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Non-statin lipid-lowering therapy over time in very-high-risk patients: effectiveness of fixed-dose statin/ezetimibe compared to separate pill combination on LDL-C



Many patients at very-high atherosclerotic cardiovascular disease risk do not reach guideline-recommended targets for LDL-C. There is a lack of data on real-world use of non-statin lipid-lowering therapies (LLT) and little is known on the effectiveness of fixed-dose combinations (FDC). We therefore studied prescription trends in oral non-statin LLT and their effects on LDL-C.


A retrospective analysis was conducted of electronic medical records of outpatients at very-high cardiovascular risk treated by general practitioners (GPs) and cardiologists, and prescribed LLT in Germany between 2013 and 2018.


Data from 311,242 patients were analysed. Prescriptions for high-potency statins (atorvastatin and rosuvastatin) increased from 10.4% and 25.8% of patients treated by GPs and cardiologists, respectively, in 2013, to 34.7% and 58.3% in 2018. Prescription for non-statin LLT remained stable throughout the period and low especially for GPs. Ezetimibe was the most prescribed non-statin LLT in 2018 (GPs, 76.1%; cardiologists, 92.8%). Addition of ezetimibe in patients already prescribed a statin reduced LDL-C by an additional 23.8% (32.3 ± 38.4 mg/dL), with a greater reduction with FDC [reduction 28.4% (40.0 ± 39.1 mg/dL)] as compared to separate pills [19.4% (27.5 ± 33.8 mg/dL)]; p < 0.0001. However, only a small proportion of patients reached the recommended LDL-C level of < 70 mg/dL (31.5% with FDC and 21.0% with separate pills).


Prescription for high-potency statins increased over time. Non-statin LLT were infrequently prescribed by GPs. The reduction in LDL-C when statin and ezetimibe were prescribed in combination was considerably larger for FDC; however, a large proportion of patients still remained with uncontrolled LDL-C levels.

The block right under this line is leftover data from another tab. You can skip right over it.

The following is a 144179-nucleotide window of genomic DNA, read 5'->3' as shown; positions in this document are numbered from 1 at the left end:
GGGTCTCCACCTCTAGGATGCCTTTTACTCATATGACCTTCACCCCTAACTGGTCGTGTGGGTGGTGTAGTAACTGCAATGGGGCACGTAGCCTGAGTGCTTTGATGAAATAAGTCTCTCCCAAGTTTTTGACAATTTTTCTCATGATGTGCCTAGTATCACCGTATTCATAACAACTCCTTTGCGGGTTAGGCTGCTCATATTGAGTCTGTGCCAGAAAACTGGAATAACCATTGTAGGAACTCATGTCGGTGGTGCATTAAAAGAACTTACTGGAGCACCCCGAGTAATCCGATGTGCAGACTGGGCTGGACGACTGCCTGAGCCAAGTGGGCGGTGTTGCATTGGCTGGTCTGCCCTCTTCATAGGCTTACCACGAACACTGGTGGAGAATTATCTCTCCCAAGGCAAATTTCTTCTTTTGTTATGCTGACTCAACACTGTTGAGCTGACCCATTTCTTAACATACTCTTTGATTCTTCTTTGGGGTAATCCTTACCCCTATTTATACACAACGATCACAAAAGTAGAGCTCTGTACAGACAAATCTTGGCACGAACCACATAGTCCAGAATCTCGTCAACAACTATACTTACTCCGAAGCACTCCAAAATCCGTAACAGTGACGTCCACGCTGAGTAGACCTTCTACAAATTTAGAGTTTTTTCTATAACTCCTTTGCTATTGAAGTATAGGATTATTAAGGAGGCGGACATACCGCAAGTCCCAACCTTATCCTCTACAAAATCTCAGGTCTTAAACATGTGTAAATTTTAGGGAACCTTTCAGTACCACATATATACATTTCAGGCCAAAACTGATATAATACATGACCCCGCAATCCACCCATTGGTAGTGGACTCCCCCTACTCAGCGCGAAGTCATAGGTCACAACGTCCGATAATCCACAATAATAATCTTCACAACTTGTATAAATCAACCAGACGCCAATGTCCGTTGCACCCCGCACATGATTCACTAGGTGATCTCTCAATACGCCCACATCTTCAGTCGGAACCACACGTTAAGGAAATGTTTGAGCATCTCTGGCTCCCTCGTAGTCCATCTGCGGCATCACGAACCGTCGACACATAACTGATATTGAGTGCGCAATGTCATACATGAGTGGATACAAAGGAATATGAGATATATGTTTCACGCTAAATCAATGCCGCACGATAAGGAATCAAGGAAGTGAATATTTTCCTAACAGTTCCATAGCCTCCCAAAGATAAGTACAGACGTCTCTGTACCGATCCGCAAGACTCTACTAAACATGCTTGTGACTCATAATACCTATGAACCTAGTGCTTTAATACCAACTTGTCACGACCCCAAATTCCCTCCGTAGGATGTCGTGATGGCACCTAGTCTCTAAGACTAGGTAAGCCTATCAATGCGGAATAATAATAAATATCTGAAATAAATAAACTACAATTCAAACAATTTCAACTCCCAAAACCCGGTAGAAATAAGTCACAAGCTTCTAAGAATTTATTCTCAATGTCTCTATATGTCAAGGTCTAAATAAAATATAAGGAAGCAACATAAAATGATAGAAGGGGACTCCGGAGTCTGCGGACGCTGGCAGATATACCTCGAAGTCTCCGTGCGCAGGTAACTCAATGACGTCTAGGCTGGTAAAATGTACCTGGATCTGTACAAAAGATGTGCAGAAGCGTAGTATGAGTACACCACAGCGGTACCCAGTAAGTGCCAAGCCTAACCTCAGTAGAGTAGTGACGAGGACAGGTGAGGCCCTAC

Graphic abstract


LDL cholesterol (LDL-C) is a modifiable risk factor causally related to atherosclerotic cardiovascular disease (ASCVD) [1, 2]. Strong evidence from clinical trials supports the cardiovascular benefits of lowering LDL-C by statins, cholesterol absorption inhibitors (e.g. ezetimibe), and PCSK9 inhibitors [1]. Major international guidelines therefore recommend lowering of LDL-C to risk-dependent goals to reduce ASCVD risk [3, 4]. However, these treatment targets are only achieved in a minority of patients. Registries such as the EUROASPIRE V survey in 27 European countries report that an LDL-C below 70 mg/dL is achieved in less than a third of very-high-risk patients [5, 6]. Current treatment goals recommended by the European Society of Cardiology (ESC) and the European Atherosclerosis Society (EAS) for these patients are even lower (< 55 mg/dL) [4]. Statins are recommended as first-line therapy to reduce LDL-C. However, in patients with high baseline LDL-C or in patients that cannot tolerate high statin doses, e.g., because of muscle symptoms [7], statin monotherapy may not be sufficient to attain the LDL-C target. This underlines the need for additional non-statin lipid-lowering therapies (LLT) such as ezetimibe [8].

Data on trends in the prescription of oral non-statin LLT may inform real-world utilization of these drugs and help identify opportunities to improve the low rates of LDL-C target attainment. This includes the use of fixed-dose combinations (FDC). In patients with hypertension, FDC have been shown to improve medication adherence and blood pressure control [9, 10]. FDC are therefore recommended by the current ESC guidelines on the treatment of hypertension [11]. However, the available data on FDC for the treatment of dyslipidaemia are sparse.

The main objectives of this study were to analyse (1) prescription trends of oral non-statin LLT in Germany, (2) trends in the prescription of statin/ezetimibe combinations as FDC or separate pill combinations (SPC), and (3) LDL-C reductions achieved with statin/ezetimibe combinations, comparing FDC and SPC in a large cohort of patients at very-high cardiovascular risk.


Data source and study population